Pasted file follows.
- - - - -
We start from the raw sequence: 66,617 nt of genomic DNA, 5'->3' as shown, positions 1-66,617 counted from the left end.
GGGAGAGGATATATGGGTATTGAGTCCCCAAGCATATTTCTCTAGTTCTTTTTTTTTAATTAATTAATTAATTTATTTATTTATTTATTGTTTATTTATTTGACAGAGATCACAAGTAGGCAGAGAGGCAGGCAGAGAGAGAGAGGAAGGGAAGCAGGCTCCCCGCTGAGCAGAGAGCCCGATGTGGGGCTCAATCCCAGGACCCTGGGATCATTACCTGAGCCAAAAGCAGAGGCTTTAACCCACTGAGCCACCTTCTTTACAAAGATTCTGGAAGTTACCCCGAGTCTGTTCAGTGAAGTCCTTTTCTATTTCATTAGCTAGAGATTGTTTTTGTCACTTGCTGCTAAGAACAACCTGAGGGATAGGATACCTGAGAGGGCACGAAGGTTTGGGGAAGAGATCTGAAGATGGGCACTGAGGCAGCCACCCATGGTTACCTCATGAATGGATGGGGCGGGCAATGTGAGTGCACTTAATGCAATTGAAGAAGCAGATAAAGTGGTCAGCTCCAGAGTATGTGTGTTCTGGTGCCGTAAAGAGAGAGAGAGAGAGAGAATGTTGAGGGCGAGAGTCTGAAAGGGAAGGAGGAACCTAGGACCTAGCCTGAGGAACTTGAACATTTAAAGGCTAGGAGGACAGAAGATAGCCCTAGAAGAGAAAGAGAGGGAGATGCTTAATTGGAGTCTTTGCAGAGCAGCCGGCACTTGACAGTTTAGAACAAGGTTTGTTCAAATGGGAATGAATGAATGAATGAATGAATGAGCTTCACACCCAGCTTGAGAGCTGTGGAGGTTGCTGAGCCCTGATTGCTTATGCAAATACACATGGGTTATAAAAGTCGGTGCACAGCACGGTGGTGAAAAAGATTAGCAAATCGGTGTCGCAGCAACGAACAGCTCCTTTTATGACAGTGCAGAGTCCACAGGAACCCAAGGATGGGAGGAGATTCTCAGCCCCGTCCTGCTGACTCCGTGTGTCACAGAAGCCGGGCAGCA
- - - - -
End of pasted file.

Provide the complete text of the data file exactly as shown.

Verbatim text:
We start from the raw sequence: 66,617 nt of genomic DNA, 5'->3' as shown, positions 1-66,617 counted from the left end.
GGGAGAGGATATATGGGTATTGAGTCCCCAAGCATATTTCTCTAGTTCTTTTTTTTTAATTAATTAATTAATTTATTTATTTATTTATTGTTTATTTATTTGACAGAGATCACAAGTAGGCAGAGAGGCAGGCAGAGAGAGAGAGGAAGGGAAGCAGGCTCCCCGCTGAGCAGAGAGCCCGATGTGGGGCTCAATCCCAGGACCCTGGGATCATTACCTGAGCCAAAAGCAGAGGCTTTAACCCACTGAGCCACCTTCTTTACAAAGATTCTGGAAGTTACCCCGAGTCTGTTCAGTGAAGTCCTTTTCTATTTCATTAGCTAGAGATTGTTTTTGTCACTTGCTGCTAAGAACAACCTGAGGGATAGGATACCTGAGAGGGCACGAAGGTTTGGGGAAGAGATCTGAAGATGGGCACTGAGGCAGCCACCCATGGTTACCTCATGAATGGATGGGGCGGGCAATGTGAGTGCACTTAATGCAATTGAAGAAGCAGATAAAGTGGTCAGCTCCAGAGTATGTGTGTTCTGGTGCCGTAAAGAGAGAGAGAGAGAGAGAATGTTGAGGGCGAGAGTCTGAAAGGGAAGGAGGAACCTAGGACCTAGCCTGAGGAACTTGAACATTTAAAGGCTAGGAGGACAGAAGATAGCCCTAGAAGAGAAAGAGAGGGAGATGCTTAATTGGAGTCTTTGCAGAGCAGCCGGCACTTGACAGTTTAGAACAAGGTTTGTTCAAATGGGAATGAATGAATGAATGAATGAATGAGCTTCACACCCAGCTTGAGAGCTGTGGAGGTTGCTGAGCCCTGATTGCTTATGCAAATACACATGGGTTATAAAAGTCGGTGCACAGCACGGTGGTGAAAAAGATTAGCAAATCGGTGTCGCAGCAACGAACAGCTCCTTTTATGACAGTGCAGAGTCCACAGGAACCCAAGGATGGGAGGAGATTCTCAGCCCCGTCCTGCTGACTCCGTGTGTCACAGAAGCCGGGCAGCA